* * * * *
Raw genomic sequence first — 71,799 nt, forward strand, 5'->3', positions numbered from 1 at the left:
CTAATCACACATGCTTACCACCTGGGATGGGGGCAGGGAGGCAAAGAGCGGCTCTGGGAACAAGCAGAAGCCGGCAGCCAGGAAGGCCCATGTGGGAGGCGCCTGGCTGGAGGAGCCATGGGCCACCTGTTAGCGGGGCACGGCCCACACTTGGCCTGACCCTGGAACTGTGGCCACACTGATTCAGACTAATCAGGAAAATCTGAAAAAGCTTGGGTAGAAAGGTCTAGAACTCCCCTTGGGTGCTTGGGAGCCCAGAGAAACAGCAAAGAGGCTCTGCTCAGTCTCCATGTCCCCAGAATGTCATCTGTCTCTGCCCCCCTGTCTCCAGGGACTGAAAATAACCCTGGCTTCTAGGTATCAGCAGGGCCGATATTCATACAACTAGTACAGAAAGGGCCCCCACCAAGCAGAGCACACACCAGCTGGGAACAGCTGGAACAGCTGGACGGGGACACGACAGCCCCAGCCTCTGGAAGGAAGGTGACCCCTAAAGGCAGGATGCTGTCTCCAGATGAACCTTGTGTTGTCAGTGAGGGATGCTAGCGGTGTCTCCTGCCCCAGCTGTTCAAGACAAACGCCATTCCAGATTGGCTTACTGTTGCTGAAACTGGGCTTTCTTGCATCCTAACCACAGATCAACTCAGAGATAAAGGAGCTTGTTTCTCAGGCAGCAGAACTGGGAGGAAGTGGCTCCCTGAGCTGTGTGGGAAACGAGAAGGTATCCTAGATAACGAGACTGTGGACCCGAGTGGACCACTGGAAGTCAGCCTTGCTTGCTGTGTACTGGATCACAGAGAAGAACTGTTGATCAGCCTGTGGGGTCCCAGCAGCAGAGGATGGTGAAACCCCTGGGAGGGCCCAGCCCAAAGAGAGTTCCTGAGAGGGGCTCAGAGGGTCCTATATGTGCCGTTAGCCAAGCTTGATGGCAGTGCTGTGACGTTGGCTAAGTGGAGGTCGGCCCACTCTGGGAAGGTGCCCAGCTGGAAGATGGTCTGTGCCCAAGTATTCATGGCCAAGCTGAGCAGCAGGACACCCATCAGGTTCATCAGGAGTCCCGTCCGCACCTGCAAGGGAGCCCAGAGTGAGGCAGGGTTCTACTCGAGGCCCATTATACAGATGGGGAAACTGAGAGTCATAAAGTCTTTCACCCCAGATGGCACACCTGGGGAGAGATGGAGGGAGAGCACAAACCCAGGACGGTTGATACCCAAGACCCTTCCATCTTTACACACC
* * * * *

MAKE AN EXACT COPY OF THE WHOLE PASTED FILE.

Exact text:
Raw genomic sequence first — 71,799 nt, forward strand, 5'->3', positions numbered from 1 at the left:
CTAATCACACATGCTTACCACCTGGGATGGGGGCAGGGAGGCAAAGAGCGGCTCTGGGAACAAGCAGAAGCCGGCAGCCAGGAAGGCCCATGTGGGAGGCGCCTGGCTGGAGGAGCCATGGGCCACCTGTTAGCGGGGCACGGCCCACACTTGGCCTGACCCTGGAACTGTGGCCACACTGATTCAGACTAATCAGGAAAATCTGAAAAAGCTTGGGTAGAAAGGTCTAGAACTCCCCTTGGGTGCTTGGGAGCCCAGAGAAACAGCAAAGAGGCTCTGCTCAGTCTCCATGTCCCCAGAATGTCATCTGTCTCTGCCCCCCTGTCTCCAGGGACTGAAAATAACCCTGGCTTCTAGGTATCAGCAGGGCCGATATTCATACAACTAGTACAGAAAGGGCCCCCACCAAGCAGAGCACACACCAGCTGGGAACAGCTGGAACAGCTGGACGGGGACACGACAGCCCCAGCCTCTGGAAGGAAGGTGACCCCTAAAGGCAGGATGCTGTCTCCAGATGAACCTTGTGTTGTCAGTGAGGGATGCTAGCGGTGTCTCCTGCCCCAGCTGTTCAAGACAAACGCCATTCCAGATTGGCTTACTGTTGCTGAAACTGGGCTTTCTTGCATCCTAACCACAGATCAACTCAGAGATAAAGGAGCTTGTTTCTCAGGCAGCAGAACTGGGAGGAAGTGGCTCCCTGAGCTGTGTGGGAAACGAGAAGGTATCCTAGATAACGAGACTGTGGACCCGAGTGGACCACTGGAAGTCAGCCTTGCTTGCTGTGTACTGGATCACAGAGAAGAACTGTTGATCAGCCTGTGGGGTCCCAGCAGCAGAGGATGGTGAAACCCCTGGGAGGGCCCAGCCCAAAGAGAGTTCCTGAGAGGGGCTCAGAGGGTCCTATATGTGCCGTTAGCCAAGCTTGATGGCAGTGCTGTGACGTTGGCTAAGTGGAGGTCGGCCCACTCTGGGAAGGTGCCCAGCTGGAAGATGGTCTGTGCCCAAGTATTCATGGCCAAGCTGAGCAGCAGGACACCCATCAGGTTCATCAGGAGTCCCGTCCGCACCTGCAAGGGAGCCCAGAGTGAGGCAGGGTTCTACTCGAGGCCCATTATACAGATGGGGAAACTGAGAGTCATAAAGTCTTTCACCCCAGATGGCACACCTGGGGAGAGATGGAGGGAGAGCACAAACCCAGGACGGTTGATACCCAAGACCCTTCCATCTTTACACACC